China quake toll rises to 60,000

Survivor pulled from rubble 11 days after earthquake struck.

    Beijing hopes to rebuild devastated towns and villages within three years [AFP]


    However, stories of survival from the original earthquake continue to emerge.
    One person was pulled alive from a pile of rubble on Saturday, about 266 hours after the main earthquake struck.

    The prime minister said the government needs 900,000 tents for the survivors and has urged Chinese manufacturers to make 30,000 a day.

    Relief teams were working around the clock to set up temporary housing and provide food and medical care to the displaced.
    'Strenuous effort'
    The UN secretary-general, arriving from neighbouring Myanmar, praised China's response to the earthquake.
    In depth: China quake

    Map: Quake disaster zone

    Pictures: Quake devastation

    China's fast response

    Video: Push for normality after China quake

    Video: Grief turns to anger

    Video: Soldier tells of devastation

    Ban said: "The Chinese government, at the early stage of this natural disaster, has invested strenuous effort and demonstrated extraordinary leadership."
    Unlike Myanmar, China quickly accepted international rescue teams and doctors, although it faced some criticism for waiting several days to make its decision. 
    China has been eager to ease tensions with other countries ahead of the Beijing Olympic Games after global protests against its crackdown in Tibet disrupted almost every leg of the Olympic torch's world tour.
    In a boost for the relief effort, China announced on Saturday that the main railway connecting Sichuan province's capital Chengdu with the central city of Baoji had re-opened after being closed for a week and a half.
    Beijing has predicted it will take three years to rebuild devastated towns and villages across Sichuan.
    Wrecking machines have started to demolish the few buildings left standing in Beichuan in northern Sichuan.
    Officials say they plan to rebuild Beichuan's county seat in a new area, but no decision has been made on the location, Hou Xiongfei, a provincial official, said on Thursday.
    Al Jazeera's Melissa Chan, reporting from Mianyang, says the authorities are moving to return some normality to the lives of survivors, with schools in makeshift tents already in session.
    Ghost towns 

    The streets of Beichuan, one of the hardest-hit towns in the province, were nearly deserted after military convoys, emergency workers, residents and volunteers finally left the town.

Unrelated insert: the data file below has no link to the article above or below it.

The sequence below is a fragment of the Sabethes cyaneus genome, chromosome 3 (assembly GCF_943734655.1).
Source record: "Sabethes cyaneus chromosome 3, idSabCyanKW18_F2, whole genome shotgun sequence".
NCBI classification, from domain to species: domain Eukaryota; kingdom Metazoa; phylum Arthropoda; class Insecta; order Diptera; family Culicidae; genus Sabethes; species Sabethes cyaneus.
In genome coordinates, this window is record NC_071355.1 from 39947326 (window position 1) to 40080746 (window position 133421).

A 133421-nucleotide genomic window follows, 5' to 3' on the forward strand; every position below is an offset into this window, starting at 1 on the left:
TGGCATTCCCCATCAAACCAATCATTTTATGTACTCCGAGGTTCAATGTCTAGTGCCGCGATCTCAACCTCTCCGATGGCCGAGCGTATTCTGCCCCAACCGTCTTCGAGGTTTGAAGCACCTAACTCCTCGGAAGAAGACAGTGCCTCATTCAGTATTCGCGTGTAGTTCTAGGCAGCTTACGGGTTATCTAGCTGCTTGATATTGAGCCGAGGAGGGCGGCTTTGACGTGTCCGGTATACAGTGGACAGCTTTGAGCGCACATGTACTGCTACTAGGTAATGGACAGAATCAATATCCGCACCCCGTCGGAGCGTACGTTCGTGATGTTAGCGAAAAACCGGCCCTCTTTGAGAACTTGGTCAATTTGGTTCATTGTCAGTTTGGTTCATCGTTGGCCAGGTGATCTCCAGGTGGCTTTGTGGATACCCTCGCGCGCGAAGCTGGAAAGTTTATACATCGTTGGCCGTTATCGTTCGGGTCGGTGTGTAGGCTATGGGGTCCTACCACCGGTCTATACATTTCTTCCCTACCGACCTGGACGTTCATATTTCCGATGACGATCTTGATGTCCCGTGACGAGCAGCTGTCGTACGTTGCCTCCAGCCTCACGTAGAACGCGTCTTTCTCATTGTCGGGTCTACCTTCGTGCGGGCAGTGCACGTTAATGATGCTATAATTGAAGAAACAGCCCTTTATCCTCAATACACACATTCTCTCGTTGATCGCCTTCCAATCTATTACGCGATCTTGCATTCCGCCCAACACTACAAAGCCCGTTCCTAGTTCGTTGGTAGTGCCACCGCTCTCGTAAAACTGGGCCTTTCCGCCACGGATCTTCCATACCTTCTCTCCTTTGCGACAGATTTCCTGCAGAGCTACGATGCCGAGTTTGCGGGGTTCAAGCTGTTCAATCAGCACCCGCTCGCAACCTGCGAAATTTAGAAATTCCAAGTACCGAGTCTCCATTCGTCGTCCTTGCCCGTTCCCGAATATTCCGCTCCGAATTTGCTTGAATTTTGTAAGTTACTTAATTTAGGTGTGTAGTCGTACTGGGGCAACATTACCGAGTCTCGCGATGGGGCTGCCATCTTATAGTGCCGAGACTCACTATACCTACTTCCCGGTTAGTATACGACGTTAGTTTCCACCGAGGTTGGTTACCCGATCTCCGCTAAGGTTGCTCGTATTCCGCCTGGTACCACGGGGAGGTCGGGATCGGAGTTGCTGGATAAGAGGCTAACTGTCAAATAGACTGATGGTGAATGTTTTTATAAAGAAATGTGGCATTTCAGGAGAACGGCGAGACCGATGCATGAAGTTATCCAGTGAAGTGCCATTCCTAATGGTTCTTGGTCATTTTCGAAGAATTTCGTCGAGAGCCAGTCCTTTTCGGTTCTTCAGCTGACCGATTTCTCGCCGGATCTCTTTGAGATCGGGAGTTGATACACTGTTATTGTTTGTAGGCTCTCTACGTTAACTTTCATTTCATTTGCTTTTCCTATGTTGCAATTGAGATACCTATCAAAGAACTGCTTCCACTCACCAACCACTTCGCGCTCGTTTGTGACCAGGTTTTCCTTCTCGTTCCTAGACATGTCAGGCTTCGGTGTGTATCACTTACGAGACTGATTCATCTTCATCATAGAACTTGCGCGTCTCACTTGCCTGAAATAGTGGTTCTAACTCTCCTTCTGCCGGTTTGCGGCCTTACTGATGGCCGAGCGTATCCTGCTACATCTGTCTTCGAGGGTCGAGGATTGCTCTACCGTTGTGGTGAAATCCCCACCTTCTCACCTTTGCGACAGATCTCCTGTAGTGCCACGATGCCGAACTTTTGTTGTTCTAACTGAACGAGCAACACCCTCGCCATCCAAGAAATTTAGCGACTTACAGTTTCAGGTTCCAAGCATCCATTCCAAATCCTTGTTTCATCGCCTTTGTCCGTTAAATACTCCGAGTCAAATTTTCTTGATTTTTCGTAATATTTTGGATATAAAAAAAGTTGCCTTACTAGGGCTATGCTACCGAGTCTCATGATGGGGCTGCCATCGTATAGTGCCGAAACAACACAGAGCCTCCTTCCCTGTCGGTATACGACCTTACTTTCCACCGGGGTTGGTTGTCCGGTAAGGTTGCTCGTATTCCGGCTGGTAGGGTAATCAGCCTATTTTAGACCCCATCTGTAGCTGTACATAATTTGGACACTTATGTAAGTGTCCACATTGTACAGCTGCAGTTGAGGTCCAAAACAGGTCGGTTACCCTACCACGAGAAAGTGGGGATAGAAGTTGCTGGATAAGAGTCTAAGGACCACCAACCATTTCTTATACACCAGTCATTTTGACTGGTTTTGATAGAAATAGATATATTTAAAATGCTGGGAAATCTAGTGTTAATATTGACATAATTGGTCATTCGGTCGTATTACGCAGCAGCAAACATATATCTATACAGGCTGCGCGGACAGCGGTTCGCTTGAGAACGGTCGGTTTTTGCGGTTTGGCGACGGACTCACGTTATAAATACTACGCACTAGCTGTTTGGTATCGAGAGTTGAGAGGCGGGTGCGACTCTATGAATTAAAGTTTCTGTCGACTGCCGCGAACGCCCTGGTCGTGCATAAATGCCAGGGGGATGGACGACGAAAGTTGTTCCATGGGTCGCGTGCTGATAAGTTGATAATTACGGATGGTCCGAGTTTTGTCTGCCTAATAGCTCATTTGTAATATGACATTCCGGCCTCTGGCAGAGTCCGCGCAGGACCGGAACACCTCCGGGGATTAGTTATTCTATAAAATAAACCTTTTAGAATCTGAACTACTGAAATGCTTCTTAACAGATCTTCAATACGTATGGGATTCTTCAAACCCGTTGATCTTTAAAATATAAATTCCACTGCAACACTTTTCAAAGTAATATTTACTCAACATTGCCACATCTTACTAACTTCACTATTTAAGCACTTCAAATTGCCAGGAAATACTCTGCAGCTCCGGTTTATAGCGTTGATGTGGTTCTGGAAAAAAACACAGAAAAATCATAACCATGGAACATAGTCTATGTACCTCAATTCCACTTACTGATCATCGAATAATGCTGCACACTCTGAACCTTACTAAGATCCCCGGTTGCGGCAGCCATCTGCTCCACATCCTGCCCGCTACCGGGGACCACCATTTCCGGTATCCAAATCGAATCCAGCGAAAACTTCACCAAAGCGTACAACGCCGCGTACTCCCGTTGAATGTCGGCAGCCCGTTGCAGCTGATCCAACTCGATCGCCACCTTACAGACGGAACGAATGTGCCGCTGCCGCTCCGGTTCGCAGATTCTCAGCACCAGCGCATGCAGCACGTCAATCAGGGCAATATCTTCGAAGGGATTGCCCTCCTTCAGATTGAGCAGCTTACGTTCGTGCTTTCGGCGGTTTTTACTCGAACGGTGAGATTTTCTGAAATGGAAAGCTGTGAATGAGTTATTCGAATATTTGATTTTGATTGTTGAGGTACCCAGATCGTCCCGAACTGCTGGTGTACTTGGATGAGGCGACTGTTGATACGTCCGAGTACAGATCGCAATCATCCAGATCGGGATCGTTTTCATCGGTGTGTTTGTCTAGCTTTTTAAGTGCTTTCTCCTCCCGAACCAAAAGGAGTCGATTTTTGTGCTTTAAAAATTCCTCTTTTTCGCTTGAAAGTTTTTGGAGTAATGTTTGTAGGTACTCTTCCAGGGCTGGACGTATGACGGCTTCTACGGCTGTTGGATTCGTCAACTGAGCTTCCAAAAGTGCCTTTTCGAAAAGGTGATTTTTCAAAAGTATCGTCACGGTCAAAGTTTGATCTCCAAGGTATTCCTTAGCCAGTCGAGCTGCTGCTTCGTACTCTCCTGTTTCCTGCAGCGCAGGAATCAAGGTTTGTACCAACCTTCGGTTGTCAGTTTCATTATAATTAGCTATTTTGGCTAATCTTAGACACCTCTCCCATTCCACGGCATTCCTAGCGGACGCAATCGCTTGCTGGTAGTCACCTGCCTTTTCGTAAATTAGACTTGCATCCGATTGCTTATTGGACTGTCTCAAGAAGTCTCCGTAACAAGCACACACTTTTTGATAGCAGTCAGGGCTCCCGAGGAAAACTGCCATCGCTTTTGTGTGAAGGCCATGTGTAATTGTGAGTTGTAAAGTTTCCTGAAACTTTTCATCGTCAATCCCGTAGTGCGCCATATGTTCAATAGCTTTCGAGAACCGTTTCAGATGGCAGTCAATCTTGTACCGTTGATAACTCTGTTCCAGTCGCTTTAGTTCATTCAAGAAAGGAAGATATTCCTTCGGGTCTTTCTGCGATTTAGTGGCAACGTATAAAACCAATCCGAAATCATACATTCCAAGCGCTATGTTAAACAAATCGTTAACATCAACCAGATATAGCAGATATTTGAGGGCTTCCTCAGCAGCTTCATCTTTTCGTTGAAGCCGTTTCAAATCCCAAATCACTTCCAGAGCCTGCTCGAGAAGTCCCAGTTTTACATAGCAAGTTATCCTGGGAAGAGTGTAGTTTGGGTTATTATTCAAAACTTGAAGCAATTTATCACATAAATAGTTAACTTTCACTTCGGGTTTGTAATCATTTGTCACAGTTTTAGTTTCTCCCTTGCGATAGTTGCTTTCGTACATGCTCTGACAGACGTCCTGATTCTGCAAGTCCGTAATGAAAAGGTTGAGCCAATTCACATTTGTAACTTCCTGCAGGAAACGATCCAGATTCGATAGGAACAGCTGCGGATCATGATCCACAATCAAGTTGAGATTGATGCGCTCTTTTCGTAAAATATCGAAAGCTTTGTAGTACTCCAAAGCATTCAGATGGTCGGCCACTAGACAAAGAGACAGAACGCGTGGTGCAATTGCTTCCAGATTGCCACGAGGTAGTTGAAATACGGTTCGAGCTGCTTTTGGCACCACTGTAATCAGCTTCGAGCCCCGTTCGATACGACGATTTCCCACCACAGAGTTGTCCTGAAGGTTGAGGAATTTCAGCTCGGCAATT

The government has appealed for more tents
    to house millions of survivors [EPA]

    Health experts say corpses pose little direct threat of communicable diseases or contamination.


    "There are no more signs of life," Li Zichuan, a soldier, said as he watched excavators demolishing what was left of the Beichuan Middle School.


    "During the recovery operation we dug many bodies up here, so now all that is left is to disinfect the place and then demolish it."


    Housing an estimated five million displaced persons has also been extremely difficult with the government making repeated international appeals for tents.


    Hu Jintao, the Chinese president, was shown on state television urging workers in two tent-manufacturing companies to boost production.


    He has also vowed to continue the rescue effort "to the last village".


    Damaged dams


    China's water ministry meanwhile said that 69 dams were in danger of bursting in the wake of the May 12 quake.

    The damage across the region is so great, that it may take months to assess the full extent of the devastation.


    In towns such as Cifeng, just 40km from the quake’s epicentre, almost every home has been destroyed.

    SOURCE: Al Jazeera and agencies


    How different voting systems work around the world

    How different voting systems work around the world

    Nearly two billion voters in 52 countries around the world will head to the polls this year to elect their leaders.

    How Moscow lost Riyadh in 1938

    How Moscow lost Riyadh in 1938

    Russian-Saudi relations could be very different today, if Stalin hadn't killed the Soviet ambassador to Saudi Arabia.

    The great plunder: Nepal's stolen treasures

    The great plunder: Nepal's stolen treasures

    How the art world's hunger for ancient artefacts is destroying a centuries-old culture. A journey across the Himalayas.